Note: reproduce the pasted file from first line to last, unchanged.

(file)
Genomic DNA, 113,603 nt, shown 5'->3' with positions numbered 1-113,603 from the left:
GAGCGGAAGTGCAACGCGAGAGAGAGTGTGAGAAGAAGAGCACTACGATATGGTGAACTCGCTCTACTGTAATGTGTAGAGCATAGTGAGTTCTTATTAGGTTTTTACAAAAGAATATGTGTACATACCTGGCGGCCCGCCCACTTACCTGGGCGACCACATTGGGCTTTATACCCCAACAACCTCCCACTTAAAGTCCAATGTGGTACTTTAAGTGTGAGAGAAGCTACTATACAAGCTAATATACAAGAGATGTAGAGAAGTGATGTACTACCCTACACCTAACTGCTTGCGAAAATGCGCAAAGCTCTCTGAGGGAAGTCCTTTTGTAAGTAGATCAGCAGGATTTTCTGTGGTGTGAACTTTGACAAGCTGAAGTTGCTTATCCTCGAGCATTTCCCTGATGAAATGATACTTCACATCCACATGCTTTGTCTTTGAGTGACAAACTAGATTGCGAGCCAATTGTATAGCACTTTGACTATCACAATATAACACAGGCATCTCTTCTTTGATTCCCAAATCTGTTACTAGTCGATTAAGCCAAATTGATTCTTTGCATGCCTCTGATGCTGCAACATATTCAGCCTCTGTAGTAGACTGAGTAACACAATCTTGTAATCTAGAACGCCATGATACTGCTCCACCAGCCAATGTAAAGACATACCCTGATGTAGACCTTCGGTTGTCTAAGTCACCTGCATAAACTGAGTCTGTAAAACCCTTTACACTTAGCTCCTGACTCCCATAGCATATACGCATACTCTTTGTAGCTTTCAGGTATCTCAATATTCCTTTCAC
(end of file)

Genomic DNA, 113,603 nt, shown 5'->3' with positions numbered 1-113,603 from the left:
GAGCGGAAGTGCAACGCGAGAGAGAGTGTGAGAAGAAGAGCACTACGATATGGTGAACTCGCTCTACTGTAATGTGTAGAGCATAGTGAGTTCTTATTAGGTTTTTACAAAAGAATATGTGTACATACCTGGCGGCCCGCCCACTTACCTGGGCGACCACATTGGGCTTTATACCCCAACAACCTCCCACTTAAAGTCCAATGTGGTACTTTAAGTGTGAGAGAAGCTACTATACAAGCTAATATACAAGAGATGTAGAGAAGTGATGTACTACCCTACACCTAACTGCTTGCGAAAATGCGCAAAGCTCTCTGAGGGAAGTCCTTTTGTAAGTAGATCAGCAGGATTTTCTGTGGTGTGAACTTTGACAAGCTGAAGTTGCTTATCCTCGAGCATTTCCCTGATGAAATGATACTTCACATCCACATGCTTTGTCTTTGAGTGACAAACTAGATTGCGAGCCAATTGTATAGCACTTTGACTATCACAATATAACACAGGCATCTCTTCTTTGATTCCCAAATCTGTTACTAGTCGATTAAGCCAAATTGATTCTTTGCATGCCTCTGATGCTGCAACATATTCAGCCTCTGTAGTAGACTGAGTAACACAATCTTGTAATCTAGAACGCCATGATACTGCTCCACCAGCCAATGTAAAGACATACCCTGATGTAGACCTTCGGTTGTCTAAGTCACCTGCATAAACTGAGTCTGTAAAACCCTTTACACTTAGCTCCTGACTCCCATAGCATATACGCATACTCTTTGTAGCTTTCAGGTATCTCAATATTCCTTTCAC